Assyrian Christian commander: Turkey is a threat to security and stability in Syria

TEL TAMR, Syria (North Press) – In a special statement to North Press, Khabur Guards spokesman Nabil Warde stated that Turkey posed a great threat to the stability and security of the area surrounding the Khabur River in northeastern Syria, and called on the UN and guarantor countries to protect the vulnerable religious minority.

A duty for self-defense

The Khabur Guards formed in August 2012 after the collapse of the Syrian government in the Khabur region in order to protect the approximately 12,000 Assyrians living in the town of Tel Tamr and 33 Assyrian villages surrounding it. Initially formed by a five-member council, the defense group now has over 140 soldiers, including ten women known as the Nishet Khabur, or Khabur Women.

The Khabur Guards’ most arduous test of their abilities came in 2015, when the Islamic State (ISIS) attacked the area, overrunning the small and under-equipped force. Many Assyrians were massacred and hundreds were kidnapped, and released only after large ransoms were paid. With the help of the Kurdish-led People’s Protection Units (YPG) and Syriac Military Council (MFS), ISIS was eventually expelled from the region. 

However, with the latest Turkish operation in Syria, which began in October 2019 when the Turkish military and its affiliated armed opposition groups invaded the cities of Sere Kaniye, Tel Abyad, and their surrounding villages, the peace and stability that Assyrians hoped for was shattered once again.

Warde sees the current Turkish operation as nothing new, but a mere continuation of the same attacks his people suffered in 2015.

“Just because of the Turkish presence on the borders, before they even entered, the Assyrian people in the Khabur [region] have fear, fearing that what happened in 2015 will be repeated,” he told North Press, adding that Turkish forces “have the same mentality and ideology” as ISIS.

Hopes of return dashed

Warde explained that after the expulsion of the Islamic State by the various forces that would eventually come together under the umbrella of the Syrian Democratic Forces (SDF), some Assyrians began to return to their homes, finally feeling comfortable working and living in their region.

“But since the approach of the Turks on the outskirts of Khabur, they abandoned the idea of returning to their region […] there is no safety, no stability, no life with their presence here,” he added.

A century-old genocide continues

The Khabur Guards’ spokesman did not mince words when it came to his perspective on the Turkish threat to the region, particularly when speaking about the long and violent history between the Turkish state (and its predecessor, the Ottoman Empire) and the Assyrian people.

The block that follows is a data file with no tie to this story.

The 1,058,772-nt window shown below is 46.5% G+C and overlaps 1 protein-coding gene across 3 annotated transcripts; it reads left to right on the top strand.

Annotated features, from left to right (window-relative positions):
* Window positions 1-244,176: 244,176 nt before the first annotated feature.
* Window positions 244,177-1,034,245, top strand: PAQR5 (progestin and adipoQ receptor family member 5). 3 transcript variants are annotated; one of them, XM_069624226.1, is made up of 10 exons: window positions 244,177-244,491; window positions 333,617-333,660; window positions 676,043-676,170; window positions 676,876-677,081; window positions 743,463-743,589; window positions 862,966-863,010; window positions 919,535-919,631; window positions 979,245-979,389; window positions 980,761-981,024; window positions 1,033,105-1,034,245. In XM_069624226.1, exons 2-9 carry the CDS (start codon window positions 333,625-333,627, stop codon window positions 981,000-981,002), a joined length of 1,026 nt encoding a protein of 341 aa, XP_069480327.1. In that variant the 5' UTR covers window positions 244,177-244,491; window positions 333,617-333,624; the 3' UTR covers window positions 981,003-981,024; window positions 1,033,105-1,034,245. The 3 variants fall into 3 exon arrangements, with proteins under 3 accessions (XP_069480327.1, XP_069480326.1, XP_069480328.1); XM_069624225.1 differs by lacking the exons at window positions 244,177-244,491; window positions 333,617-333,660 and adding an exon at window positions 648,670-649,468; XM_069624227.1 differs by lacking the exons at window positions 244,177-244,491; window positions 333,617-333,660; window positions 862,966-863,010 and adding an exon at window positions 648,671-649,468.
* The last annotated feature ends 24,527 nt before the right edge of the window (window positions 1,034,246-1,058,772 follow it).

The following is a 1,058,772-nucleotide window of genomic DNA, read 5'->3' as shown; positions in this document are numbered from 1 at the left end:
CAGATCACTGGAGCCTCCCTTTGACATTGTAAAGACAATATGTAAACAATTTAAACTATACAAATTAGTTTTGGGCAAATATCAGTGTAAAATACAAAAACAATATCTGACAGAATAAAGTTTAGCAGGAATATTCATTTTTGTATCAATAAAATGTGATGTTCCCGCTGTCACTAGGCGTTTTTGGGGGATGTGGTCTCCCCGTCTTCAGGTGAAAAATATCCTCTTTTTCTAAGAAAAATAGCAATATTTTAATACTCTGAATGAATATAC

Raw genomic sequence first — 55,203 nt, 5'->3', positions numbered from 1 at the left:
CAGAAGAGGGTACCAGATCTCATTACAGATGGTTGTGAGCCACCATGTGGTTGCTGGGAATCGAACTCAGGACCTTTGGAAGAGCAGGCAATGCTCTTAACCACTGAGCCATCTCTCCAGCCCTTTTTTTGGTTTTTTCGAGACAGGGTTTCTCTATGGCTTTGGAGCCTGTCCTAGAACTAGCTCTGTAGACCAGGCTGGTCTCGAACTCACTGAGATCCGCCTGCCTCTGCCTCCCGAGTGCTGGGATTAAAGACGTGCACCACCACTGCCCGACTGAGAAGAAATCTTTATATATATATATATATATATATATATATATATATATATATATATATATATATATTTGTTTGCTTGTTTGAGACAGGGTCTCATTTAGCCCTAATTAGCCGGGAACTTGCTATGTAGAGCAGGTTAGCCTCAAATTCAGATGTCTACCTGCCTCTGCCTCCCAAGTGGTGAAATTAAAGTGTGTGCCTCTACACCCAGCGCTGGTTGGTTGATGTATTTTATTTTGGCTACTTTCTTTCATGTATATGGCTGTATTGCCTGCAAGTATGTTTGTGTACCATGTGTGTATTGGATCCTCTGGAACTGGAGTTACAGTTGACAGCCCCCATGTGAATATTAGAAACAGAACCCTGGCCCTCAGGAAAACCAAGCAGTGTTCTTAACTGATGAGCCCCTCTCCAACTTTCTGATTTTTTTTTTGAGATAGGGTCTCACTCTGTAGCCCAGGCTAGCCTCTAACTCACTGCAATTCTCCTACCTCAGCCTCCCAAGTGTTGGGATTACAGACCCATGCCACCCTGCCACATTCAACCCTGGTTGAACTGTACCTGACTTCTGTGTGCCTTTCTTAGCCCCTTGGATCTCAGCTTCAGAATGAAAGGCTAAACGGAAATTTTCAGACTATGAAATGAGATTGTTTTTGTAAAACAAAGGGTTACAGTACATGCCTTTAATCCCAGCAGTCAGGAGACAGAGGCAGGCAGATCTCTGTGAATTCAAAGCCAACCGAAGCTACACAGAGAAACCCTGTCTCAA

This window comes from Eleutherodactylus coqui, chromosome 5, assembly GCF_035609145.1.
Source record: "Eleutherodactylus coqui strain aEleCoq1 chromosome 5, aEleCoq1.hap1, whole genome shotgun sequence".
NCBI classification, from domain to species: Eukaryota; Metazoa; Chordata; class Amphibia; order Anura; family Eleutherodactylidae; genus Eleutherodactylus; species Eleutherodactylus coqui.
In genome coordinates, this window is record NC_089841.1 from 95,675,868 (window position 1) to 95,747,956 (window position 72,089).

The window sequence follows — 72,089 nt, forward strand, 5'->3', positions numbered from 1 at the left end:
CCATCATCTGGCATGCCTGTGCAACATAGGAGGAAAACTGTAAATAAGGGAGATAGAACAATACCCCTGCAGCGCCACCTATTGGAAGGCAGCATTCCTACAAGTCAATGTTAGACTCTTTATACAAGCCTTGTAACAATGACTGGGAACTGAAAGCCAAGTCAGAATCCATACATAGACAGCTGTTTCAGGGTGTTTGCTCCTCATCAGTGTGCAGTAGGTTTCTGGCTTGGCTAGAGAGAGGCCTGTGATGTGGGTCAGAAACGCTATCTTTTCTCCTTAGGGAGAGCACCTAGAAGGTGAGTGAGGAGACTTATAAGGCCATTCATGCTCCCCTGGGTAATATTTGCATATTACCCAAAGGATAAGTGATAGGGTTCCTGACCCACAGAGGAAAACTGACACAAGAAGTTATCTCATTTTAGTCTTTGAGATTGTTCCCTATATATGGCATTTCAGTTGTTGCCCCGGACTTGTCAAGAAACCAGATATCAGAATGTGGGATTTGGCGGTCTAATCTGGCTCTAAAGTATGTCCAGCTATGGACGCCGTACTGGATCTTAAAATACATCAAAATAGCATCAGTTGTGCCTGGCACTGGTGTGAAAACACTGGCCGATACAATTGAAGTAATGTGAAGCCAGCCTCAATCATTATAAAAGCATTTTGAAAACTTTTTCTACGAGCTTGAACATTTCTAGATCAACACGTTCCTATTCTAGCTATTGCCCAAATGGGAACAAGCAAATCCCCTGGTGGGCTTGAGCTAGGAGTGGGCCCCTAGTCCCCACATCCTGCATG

“The only thing that we have seen from Turkey, from 1915 until now, is the same threat and the same fear,” he said, referring to the Seyfo Genocide, when Ottoman soldiers and their allied forces massacred and forcibly displaced hundreds of thousands of Assyrian Christians living within the Empire, many of whom fled to modern-day Syria and settled in the Khabur region. “We will not feel secure and stable as long as Turkey is around,” he added.

“Turkey did not come here for the sake of its so-called Peace Spring operation. What kind of peace is it talking about? It made hundreds of thousands homeless, displaced them to camps during these hard times,” Warde said of the current Turkish invasion, adding that not only Assyrians, but other communities in the region, such as Kurds and Arabs, are also afraid of the Turkish attacks. Turkey threatens all the people of the region.”

A call for help

According to Warde, per the agreements made between Russia, Turkey, and the US which stipulated that the SDF withdraw their forces from the border regions, Assyrian, Syriac, and Armenian militias stand alone at the frontlines defending against any further Turkish incursions into the area.

However, Warde stated that “we, as military forces, are not a power that can resist the Turkish forces and their mercenaries.” Turkey boasts the second-largest army in NATO, and its tanks, heavy weapons, and reconnaissance and fighter aircraft would no doubt easily overrun this small militia. “All we can do is defend ourselves.”

Warde called on the UN, Russia, and other guarantor countries to intervene and protect the Assyrian people and the region’s other communities and find a solution to the Syrian crisis. “I hope that they could help us and keep Turkish aggression away from the people of the region,” he said.

“As Assyrians, we have suffered more than any other people. An entire people were uprooted and displaced in the world; an entire culture could be lost. We may not be able to bring them back to their land to live their lives in peace,” Warde added. “This is my request; we have had enough of the Syrian crisis.”

Reporting by Lucas Chapman